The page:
Kashenblade glared at me and opened the drawer of that machine: it was empty, my pass had disappeared. Not that I believed for a moment that this was an accident; in fact, I had suspected for some time now that the Cosmic Command, obviously no longer able to supervise every assignment on an individual basis when there were literally trillions of matters in its charge, had switched over to a random system. The assumption would be that every document, circulating endlessly from desk to desk, must eventually hit upon the right one. A time-consuming procedure, perhaps, but one that would never fail. The Universe itself operated on the same principle. And for an institution as everlasting as the Universe — certainly our Building was such an institution — the speed at which these meanderings and perturbations took place was of no consequence.
At any rate, my pass was gone. Kashenblade slammed the drawer shut and observed me for a while, blinking. I stood there, my hands at my side, uncomfortably aware of their emptiness. His blinking became more insistent as I stood there, then positively fierce. I blinked back. That seemed to pacify him.
"Okay," he muttered, pushing a few buttons. Computers churned, multicolored tapes snaked out onto the desk. He tore them off bit by bit, read them, absent-mindedly set other machines going, machines that made copies and destroyed originals. Finally a white folder emerged with INSTRUCTIONS B-66-PAPRA-LABL in letters so large I could read them from across the desk.
"Your assignment ... a Mission, a Special Mission," General Kashenblade said with tremendous gravity. "Deep penetration, subversion — were you ever there?" he asked with a blink.
He lifted his head; once again the eyelids fluttered. I didn't know what to answer.
"And this is an agent," he said with disgust. "An agent ... a modern agent ..." He grew morose. The word "agent" was stretched out of shape and became a taunt, it whistled through his teeth, every consonant and vowel was chewed and slowly tortured. Then he exploded: "Everything has to be spelled out, eh? Don't you read the papers? Stars, for example — tell me about the stars! What do they do? Well?!"
"They shine," I said doubtfully.
"They shine, he says! All right, how? How do they shine? Tell me how!"
And he pointed to his eyelids.
"Uh, they twinkle — they blink — they — wink," I answered in an involuntary whisper.
"How clever he is! At last! They wink! Yes, they wink! But when do they wink? Do you know when? I bet you don't! And that's the kind of material I have to work with around here! At night! They wink, they cower under cover of night!!"
He roared like a lion. I stood at attention, straight as an arrow, waiting for the storm to pass. But it was not passing. Kashenblade, puffed up and purple to the top of his bald head, shook the room with his bellow, shook the Building itself.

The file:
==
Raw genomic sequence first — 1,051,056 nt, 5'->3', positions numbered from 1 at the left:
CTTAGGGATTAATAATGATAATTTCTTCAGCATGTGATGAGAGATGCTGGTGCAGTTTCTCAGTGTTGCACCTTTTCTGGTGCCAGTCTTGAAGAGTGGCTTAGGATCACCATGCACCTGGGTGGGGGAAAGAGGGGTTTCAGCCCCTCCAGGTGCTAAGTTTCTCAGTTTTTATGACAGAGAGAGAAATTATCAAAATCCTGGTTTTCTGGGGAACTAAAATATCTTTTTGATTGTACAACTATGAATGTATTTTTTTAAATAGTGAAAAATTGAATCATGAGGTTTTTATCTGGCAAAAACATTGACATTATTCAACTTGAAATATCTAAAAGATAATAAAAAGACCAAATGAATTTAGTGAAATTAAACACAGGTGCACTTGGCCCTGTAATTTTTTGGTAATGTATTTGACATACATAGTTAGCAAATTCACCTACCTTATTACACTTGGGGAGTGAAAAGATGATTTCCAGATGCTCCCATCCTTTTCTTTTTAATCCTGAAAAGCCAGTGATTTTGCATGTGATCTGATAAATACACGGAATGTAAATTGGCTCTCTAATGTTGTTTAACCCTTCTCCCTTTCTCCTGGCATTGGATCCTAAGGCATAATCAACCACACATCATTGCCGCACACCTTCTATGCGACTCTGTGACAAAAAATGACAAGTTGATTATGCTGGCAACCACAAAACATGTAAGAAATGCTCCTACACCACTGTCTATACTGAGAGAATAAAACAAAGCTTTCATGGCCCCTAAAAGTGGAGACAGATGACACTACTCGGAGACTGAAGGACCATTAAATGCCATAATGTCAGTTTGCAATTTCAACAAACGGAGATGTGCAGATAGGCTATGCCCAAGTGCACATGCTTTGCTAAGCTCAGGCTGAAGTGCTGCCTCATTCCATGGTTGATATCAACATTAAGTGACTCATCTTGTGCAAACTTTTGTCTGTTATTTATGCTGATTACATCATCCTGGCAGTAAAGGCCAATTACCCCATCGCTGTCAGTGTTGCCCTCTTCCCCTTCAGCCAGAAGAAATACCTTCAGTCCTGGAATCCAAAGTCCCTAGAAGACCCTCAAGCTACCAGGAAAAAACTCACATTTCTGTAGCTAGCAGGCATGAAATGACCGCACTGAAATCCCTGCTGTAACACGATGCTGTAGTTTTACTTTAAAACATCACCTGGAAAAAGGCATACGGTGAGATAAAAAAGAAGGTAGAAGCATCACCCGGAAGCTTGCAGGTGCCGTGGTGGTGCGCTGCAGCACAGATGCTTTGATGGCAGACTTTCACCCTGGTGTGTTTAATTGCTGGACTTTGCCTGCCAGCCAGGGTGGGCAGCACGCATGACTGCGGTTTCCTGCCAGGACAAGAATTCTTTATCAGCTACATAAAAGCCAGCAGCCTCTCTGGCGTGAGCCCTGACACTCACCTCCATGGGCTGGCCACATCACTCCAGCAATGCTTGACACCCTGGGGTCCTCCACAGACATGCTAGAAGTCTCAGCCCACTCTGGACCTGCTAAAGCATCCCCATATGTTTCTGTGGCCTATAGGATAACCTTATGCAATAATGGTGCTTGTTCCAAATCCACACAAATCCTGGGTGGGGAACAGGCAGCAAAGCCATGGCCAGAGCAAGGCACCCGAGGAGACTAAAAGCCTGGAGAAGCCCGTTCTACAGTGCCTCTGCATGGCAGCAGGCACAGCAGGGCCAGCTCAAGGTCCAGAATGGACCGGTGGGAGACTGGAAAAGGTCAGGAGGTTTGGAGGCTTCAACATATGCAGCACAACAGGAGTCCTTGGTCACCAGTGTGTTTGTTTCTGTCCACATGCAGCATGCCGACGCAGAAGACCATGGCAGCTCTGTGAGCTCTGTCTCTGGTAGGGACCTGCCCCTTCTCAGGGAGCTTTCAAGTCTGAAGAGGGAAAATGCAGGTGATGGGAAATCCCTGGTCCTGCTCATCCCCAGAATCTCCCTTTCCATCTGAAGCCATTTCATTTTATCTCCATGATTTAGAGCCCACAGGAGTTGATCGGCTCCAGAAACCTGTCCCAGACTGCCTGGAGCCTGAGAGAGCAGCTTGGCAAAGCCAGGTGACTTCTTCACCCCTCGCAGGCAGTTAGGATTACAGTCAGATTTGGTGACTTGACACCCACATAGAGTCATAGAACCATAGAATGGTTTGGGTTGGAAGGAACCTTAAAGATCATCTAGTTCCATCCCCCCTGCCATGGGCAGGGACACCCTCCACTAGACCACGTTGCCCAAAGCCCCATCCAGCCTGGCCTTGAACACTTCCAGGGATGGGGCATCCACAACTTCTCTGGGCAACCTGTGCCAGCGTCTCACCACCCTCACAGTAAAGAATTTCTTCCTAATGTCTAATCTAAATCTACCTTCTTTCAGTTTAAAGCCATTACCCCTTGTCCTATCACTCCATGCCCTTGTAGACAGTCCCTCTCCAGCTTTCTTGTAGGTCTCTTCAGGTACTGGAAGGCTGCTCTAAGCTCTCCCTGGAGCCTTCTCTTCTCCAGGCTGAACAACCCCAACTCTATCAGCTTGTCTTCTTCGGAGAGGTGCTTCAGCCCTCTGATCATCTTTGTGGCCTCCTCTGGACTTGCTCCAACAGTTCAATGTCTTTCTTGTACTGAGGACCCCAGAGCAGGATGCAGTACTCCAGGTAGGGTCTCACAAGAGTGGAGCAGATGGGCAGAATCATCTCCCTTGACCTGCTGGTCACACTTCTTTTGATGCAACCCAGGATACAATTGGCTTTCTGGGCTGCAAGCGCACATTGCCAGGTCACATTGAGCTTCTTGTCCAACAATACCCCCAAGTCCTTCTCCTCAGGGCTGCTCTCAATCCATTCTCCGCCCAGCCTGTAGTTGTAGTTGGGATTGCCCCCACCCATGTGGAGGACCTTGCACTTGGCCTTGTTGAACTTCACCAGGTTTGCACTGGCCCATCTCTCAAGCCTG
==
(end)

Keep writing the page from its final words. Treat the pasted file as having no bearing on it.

"And the spiral nebulae?! Well?! Don't tell me you don't know what that means! SPY-ral!! And the expanding universe, the retreating galaxies! Where are they going? What are they running from? And the Doppler shift to the red!! Highly suspicious — no, more! A clear admission of guilt!!"
He gave me a withering look, sat back and said in a voice cold with contempt:
"Now just a minute —" I flared up.
"What? What was that?! Just a minute —? Ah yes, the password! Good, good. Just a minute ... the password, yes, that's better ..."
And he attacked the buttons — the machines rattled like rain on a tin roof, green and gold ribbons spun out and coiled on the desk. The old man read them avidly.
"Good!" he concluded, clutching them in his fists. "Your Mission. Conduct an on-the-spot investigation. Verify. Search. Destroy. Incite. Inform. Over and out. On the nth day nth hour sector n subsector n rendezvous with N. Stop. Salary group under cryptonym Bareback. Voucher for unlimited oxygen. Payment by weight for denunciations, and sporadic. Report regularly. Your contact is Pyra-LiP, your cover Lyra-PiP. When you fall in action, posthumous decoration with the Order of the Top Secret, full honors, salutes, memorial plaque, and a written recommendation in your dossier. Any questions?"
"But if I don't fall in action?" I asked.
An indulgent smile spread across the general's face.
"A wise guy," he said. "I had to get a wise guy. Very funny. Okay, so much for the jokes. You have your Mission now. Do you know, do you understand what that is?" His lofty brow unwrinkled, the golden medals on his chest gleamed. "A Mission — it's a wonderful thing! And Special — a Special Mission! Words fail me! Go, go my boy, God be with you, and keep on your toes!"
"I'll do my best," I said. "But what exactly is the assignment?"
He pressed several buttons, phones rang, he silenced them. The purple pate slowly turned pink. He eyed me benevolently, like a father.
"Oh," he said, "extremely hazardous. But remember, it is not for me! I am not sending you! The Country! The Common Good! Yes, yes ... you, I know ... it'll be hard, no picnic, a tough nut to crack ... You'll see! Tough, but it must be done, because ... because ..."
"Our Duty," I prompted.
He beamed. He rose. The medals on his chest swayed and jingled like bells, a hush fell over the machines, the phones grew silent and the lights dimmed. He approached me, he gave me his powerful, hairy hand, the hand of an old soldier. His eyes bored right through me, the bushy brows knitted in a solemn squint. Thus we stood, united by a handshake, the Commander in Chief and the secret agent.
"Our Duty!" were his words. "Well said, my boy! Our Duty! Take care!"
I saluted, about-faced, exited, hearing on the way out how he sipped his cold coffee. Kashenblade — now there was a man.CHAPTER 2